Later that evening we did end up having dinner at the top of the CN Tower. It was rainy, but Luana and I did not mind. We were together, and that is all that mattered.

We went back to the hotel for dessert.

How to Stay Focused

We have developed the attention span of a hamster. It should not surprise anyone. After all, a typical movie at the theater cuts to a new angle or scene in roughly 0.5 seconds. Is it a wonder not all of us suffer from ADHD.

Yet, our short attention span does affect us, such that it prevents us from concentrating effectively.

How can we remain focused without sacrificing our time while doing it? How can we not feel threatened by the passing of time and accomplish our goals?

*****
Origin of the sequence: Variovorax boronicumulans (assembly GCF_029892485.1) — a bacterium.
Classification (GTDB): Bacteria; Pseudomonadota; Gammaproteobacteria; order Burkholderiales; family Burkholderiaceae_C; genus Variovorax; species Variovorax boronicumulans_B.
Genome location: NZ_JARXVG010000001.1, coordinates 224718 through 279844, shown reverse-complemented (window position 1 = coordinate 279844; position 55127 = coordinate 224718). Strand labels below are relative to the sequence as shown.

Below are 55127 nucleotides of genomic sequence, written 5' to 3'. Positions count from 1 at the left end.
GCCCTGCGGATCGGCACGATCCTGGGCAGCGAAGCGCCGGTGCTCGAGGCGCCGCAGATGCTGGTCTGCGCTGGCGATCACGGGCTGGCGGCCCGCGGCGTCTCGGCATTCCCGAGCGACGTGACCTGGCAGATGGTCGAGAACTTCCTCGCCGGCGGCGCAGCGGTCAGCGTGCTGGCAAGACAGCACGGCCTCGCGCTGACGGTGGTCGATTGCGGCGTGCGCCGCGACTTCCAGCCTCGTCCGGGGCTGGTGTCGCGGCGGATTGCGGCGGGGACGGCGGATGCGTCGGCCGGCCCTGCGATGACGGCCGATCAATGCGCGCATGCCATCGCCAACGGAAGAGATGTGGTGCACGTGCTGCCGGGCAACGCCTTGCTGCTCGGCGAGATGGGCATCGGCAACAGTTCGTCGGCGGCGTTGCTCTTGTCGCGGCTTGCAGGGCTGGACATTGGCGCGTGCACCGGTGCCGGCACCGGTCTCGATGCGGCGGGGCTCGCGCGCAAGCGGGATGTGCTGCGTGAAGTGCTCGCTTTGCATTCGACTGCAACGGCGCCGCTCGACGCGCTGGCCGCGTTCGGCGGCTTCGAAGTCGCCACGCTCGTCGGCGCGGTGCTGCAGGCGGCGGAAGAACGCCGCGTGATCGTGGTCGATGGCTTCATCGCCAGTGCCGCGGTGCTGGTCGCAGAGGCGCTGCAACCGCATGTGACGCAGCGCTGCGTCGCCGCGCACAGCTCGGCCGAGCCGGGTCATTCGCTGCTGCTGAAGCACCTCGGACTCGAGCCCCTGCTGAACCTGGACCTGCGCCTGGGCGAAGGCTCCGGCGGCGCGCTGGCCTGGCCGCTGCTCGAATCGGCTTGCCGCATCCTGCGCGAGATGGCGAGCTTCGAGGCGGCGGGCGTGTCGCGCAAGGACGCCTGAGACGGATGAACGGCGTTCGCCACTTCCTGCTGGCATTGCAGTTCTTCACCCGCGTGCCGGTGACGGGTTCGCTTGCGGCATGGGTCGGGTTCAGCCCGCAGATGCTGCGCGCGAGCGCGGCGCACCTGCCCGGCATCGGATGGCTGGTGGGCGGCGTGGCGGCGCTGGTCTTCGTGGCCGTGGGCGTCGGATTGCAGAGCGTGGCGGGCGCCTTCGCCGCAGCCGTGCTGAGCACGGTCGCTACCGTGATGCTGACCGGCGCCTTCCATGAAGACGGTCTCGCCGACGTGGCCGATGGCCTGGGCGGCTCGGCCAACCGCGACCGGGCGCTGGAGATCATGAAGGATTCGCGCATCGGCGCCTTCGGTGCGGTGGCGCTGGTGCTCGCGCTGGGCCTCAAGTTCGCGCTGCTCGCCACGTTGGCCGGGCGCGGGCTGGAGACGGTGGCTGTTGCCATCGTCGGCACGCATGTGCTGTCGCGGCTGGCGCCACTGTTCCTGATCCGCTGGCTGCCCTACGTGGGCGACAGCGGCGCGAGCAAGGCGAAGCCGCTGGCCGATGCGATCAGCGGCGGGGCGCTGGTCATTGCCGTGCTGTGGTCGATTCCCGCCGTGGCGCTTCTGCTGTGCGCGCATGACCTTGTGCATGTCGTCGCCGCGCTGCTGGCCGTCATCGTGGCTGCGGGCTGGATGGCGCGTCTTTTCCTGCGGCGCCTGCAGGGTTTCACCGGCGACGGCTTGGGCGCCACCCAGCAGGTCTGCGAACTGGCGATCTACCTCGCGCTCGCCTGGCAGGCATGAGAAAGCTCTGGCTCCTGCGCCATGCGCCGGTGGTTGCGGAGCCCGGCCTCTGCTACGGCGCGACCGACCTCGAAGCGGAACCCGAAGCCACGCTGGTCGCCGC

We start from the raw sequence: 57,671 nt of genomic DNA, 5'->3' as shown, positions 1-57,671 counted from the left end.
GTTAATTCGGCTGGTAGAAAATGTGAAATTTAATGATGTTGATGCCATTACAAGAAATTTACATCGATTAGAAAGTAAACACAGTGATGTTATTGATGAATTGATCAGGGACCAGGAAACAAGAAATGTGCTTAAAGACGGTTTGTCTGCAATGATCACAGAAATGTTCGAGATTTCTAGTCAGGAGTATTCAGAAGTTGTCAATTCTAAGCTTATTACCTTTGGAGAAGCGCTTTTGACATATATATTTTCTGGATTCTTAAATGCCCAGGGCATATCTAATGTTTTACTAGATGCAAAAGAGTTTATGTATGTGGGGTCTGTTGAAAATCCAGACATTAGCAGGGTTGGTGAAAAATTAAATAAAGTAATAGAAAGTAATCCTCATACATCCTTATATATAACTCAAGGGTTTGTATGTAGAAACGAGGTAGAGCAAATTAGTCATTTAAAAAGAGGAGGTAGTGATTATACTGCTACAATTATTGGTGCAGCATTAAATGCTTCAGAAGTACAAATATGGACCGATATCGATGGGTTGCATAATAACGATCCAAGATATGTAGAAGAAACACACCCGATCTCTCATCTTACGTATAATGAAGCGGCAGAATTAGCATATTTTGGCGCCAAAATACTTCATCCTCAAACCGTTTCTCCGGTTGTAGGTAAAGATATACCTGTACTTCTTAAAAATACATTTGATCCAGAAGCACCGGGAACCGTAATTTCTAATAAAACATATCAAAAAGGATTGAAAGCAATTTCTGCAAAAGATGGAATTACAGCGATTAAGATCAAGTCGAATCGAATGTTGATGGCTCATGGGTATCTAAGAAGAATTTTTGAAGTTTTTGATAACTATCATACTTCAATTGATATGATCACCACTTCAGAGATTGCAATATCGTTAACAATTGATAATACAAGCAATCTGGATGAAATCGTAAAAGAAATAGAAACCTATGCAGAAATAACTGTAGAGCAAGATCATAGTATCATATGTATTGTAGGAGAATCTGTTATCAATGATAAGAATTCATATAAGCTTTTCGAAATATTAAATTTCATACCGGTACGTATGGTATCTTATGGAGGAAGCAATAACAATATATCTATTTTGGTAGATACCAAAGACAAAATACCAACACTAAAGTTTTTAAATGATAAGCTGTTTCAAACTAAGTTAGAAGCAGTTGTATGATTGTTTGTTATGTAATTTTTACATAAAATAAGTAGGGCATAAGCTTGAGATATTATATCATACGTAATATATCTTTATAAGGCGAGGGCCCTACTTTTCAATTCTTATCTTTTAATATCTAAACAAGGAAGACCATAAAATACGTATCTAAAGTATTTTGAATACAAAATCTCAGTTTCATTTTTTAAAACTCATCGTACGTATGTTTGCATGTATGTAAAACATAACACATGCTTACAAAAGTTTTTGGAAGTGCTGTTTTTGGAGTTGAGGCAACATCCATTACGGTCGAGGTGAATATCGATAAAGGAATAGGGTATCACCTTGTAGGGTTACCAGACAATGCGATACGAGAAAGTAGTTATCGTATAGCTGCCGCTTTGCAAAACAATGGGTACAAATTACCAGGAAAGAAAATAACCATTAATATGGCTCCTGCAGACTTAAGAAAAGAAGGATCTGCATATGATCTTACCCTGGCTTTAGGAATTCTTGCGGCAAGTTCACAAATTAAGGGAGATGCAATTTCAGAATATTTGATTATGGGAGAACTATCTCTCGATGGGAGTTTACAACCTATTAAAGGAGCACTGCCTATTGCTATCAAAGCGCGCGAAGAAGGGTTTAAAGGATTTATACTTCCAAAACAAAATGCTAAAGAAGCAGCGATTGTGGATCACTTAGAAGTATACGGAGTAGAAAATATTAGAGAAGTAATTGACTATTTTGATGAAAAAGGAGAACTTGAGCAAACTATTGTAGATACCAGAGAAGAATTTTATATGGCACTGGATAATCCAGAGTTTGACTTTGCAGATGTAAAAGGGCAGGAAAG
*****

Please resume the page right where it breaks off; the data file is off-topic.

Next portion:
Put blinders on.

Ignore everything that goes on around us. We may be on a train or a bus reading our favorite novel, when someone sits next to us who is blaring music from his or her headset. As hard as it seems, we can either move to another seat or simply ignore the interference.

It does take some practice, but it is possible to sit next to someone who is incredibly disruptive while working through a goal.

Is there a secret?

“Since God chose you to be the holy people he loves, you must clothe yourselves with tenderhearted mercy, kindness, humility, gentleness, and patience. Make allowance for each other’s faults, and forgive anyone who offends you. Remember, the Lord forgave you, so you must forgive others. Above all, clothe yourselves with love, which binds us all together in perfect harmony. And let the peace that comes from Christ rule in your hearts. For as members of one body you are called to live in peace. And always be thankful” (Col. 3:12-14 NLT throughout).

Follow the plan.